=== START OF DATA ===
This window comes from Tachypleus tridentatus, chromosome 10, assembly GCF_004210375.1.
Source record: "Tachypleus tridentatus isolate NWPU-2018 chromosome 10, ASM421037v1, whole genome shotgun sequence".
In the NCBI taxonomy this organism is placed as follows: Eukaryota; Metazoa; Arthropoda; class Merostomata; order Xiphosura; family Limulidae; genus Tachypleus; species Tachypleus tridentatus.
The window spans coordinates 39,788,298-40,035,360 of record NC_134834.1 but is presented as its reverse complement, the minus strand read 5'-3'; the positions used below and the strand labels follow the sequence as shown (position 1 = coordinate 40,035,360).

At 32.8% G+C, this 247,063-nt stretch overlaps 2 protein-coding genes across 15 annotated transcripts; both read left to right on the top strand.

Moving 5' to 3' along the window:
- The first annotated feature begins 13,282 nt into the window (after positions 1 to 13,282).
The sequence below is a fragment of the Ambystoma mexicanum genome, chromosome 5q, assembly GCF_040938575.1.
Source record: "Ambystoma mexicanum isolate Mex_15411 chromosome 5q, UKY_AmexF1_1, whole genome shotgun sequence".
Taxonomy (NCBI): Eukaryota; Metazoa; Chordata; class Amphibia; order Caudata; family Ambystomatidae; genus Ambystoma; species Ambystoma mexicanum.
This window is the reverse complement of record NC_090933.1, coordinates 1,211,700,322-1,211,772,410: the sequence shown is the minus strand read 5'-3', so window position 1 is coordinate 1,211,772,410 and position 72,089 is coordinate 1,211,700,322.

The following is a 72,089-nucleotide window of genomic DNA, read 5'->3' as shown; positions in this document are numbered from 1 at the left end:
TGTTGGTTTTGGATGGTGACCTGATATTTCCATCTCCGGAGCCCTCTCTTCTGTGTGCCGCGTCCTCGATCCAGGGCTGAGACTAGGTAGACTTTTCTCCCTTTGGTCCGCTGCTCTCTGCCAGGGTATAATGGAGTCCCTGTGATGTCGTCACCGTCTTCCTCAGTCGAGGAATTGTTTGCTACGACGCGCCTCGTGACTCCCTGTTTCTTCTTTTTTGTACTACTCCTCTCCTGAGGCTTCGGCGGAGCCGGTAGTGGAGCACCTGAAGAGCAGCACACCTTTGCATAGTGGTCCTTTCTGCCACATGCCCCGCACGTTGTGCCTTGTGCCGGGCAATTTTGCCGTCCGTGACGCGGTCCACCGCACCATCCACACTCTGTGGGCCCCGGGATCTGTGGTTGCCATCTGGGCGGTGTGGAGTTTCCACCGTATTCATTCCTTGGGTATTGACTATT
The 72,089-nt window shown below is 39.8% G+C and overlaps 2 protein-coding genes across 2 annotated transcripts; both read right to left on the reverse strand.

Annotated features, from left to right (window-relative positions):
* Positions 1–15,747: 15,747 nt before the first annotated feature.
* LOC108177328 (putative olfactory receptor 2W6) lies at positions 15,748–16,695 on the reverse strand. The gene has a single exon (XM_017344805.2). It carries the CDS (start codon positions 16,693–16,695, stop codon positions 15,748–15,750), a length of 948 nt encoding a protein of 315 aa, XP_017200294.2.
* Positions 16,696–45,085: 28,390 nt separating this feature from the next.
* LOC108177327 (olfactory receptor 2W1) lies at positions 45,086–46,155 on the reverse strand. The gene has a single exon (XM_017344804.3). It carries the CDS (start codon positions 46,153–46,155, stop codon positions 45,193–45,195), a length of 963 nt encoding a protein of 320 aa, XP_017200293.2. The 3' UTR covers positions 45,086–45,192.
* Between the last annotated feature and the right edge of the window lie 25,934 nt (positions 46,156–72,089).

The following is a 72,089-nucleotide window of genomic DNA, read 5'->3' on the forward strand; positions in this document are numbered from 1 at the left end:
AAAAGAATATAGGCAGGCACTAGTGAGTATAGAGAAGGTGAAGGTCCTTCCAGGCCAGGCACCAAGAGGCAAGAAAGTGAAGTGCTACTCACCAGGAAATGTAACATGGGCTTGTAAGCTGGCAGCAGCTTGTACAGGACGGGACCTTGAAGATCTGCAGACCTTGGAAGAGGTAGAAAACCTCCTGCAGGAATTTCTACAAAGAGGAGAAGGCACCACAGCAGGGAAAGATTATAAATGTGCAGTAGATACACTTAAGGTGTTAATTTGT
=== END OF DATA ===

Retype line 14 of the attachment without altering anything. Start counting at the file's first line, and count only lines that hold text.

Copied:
The 72,089-nt window shown below is 39.8% G+C and overlaps 2 protein-coding genes across 2 annotated transcripts; both read right to left on the reverse strand.